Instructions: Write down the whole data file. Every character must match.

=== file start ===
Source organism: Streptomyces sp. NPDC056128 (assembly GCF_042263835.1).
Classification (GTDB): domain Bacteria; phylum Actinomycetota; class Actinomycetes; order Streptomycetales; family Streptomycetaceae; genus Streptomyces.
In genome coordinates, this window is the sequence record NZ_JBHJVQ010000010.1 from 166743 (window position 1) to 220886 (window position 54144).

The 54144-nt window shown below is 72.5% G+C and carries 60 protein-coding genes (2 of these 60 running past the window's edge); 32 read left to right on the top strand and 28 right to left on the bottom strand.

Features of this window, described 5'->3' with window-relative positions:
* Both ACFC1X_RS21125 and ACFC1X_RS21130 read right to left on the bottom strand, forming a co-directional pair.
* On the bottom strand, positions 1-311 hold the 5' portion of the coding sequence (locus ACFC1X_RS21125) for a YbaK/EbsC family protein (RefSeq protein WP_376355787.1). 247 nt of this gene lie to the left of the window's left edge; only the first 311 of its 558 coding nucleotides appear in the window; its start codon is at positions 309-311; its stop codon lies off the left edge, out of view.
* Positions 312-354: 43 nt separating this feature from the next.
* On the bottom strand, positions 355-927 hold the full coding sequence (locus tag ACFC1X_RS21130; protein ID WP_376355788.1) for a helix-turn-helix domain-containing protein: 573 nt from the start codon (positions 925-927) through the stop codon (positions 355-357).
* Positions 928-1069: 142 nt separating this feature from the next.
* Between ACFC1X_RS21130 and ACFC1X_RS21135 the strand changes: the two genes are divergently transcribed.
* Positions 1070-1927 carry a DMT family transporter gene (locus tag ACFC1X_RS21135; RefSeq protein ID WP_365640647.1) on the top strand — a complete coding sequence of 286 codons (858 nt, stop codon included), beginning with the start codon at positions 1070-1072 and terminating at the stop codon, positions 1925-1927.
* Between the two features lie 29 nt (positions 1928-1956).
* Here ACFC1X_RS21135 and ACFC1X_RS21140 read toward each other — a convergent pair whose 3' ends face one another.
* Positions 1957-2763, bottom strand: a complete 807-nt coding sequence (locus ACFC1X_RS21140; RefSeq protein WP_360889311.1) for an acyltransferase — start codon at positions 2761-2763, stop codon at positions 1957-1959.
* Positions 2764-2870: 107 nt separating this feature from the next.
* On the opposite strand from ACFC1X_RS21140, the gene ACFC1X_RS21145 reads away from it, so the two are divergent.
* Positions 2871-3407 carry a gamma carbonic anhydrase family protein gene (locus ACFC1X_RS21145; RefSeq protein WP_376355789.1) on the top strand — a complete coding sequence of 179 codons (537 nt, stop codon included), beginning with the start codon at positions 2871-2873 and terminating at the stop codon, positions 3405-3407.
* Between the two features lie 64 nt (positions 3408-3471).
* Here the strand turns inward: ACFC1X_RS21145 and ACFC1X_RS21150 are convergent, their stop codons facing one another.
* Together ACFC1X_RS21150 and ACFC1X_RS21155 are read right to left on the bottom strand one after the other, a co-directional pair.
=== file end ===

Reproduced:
Source organism: Streptomyces sp. NPDC056128 (assembly GCF_042263835.1).
Classification (GTDB): domain Bacteria; phylum Actinomycetota; class Actinomycetes; order Streptomycetales; family Streptomycetaceae; genus Streptomyces.
In genome coordinates, this window is the sequence record NZ_JBHJVQ010000010.1 from 166743 (window position 1) to 220886 (window position 54144).

The 54144-nt window shown below is 72.5% G+C and carries 60 protein-coding genes (2 of these 60 running past the window's edge); 32 read left to right on the top strand and 28 right to left on the bottom strand.

Features of this window, described 5'->3' with window-relative positions:
* Both ACFC1X_RS21125 and ACFC1X_RS21130 read right to left on the bottom strand, forming a co-directional pair.
* On the bottom strand, positions 1-311 hold the 5' portion of the coding sequence (locus ACFC1X_RS21125) for a YbaK/EbsC family protein (RefSeq protein WP_376355787.1). 247 nt of this gene lie to the left of the window's left edge; only the first 311 of its 558 coding nucleotides appear in the window; its start codon is at positions 309-311; its stop codon lies off the left edge, out of view.
* Positions 312-354: 43 nt separating this feature from the next.
* On the bottom strand, positions 355-927 hold the full coding sequence (locus tag ACFC1X_RS21130; protein ID WP_376355788.1) for a helix-turn-helix domain-containing protein: 573 nt from the start codon (positions 925-927) through the stop codon (positions 355-357).
* Positions 928-1069: 142 nt separating this feature from the next.
* Between ACFC1X_RS21130 and ACFC1X_RS21135 the strand changes: the two genes are divergently transcribed.
* Positions 1070-1927 carry a DMT family transporter gene (locus tag ACFC1X_RS21135; RefSeq protein ID WP_365640647.1) on the top strand — a complete coding sequence of 286 codons (858 nt, stop codon included), beginning with the start codon at positions 1070-1072 and terminating at the stop codon, positions 1925-1927.
* Between the two features lie 29 nt (positions 1928-1956).
* Here ACFC1X_RS21135 and ACFC1X_RS21140 read toward each other — a convergent pair whose 3' ends face one another.
* Positions 1957-2763, bottom strand: a complete 807-nt coding sequence (locus ACFC1X_RS21140; RefSeq protein WP_360889311.1) for an acyltransferase — start codon at positions 2761-2763, stop codon at positions 1957-1959.
* Positions 2764-2870: 107 nt separating this feature from the next.
* On the opposite strand from ACFC1X_RS21140, the gene ACFC1X_RS21145 reads away from it, so the two are divergent.
* Positions 2871-3407 carry a gamma carbonic anhydrase family protein gene (locus ACFC1X_RS21145; RefSeq protein WP_376355789.1) on the top strand — a complete coding sequence of 179 codons (537 nt, stop codon included), beginning with the start codon at positions 2871-2873 and terminating at the stop codon, positions 3405-3407.
* Between the two features lie 64 nt (positions 3408-3471).
* Here the strand turns inward: ACFC1X_RS21145 and ACFC1X_RS21150 are convergent, their stop codons facing one another.
* Together ACFC1X_RS21150 and ACFC1X_RS21155 are read right to left on the bottom strand one after the other, a co-directional pair.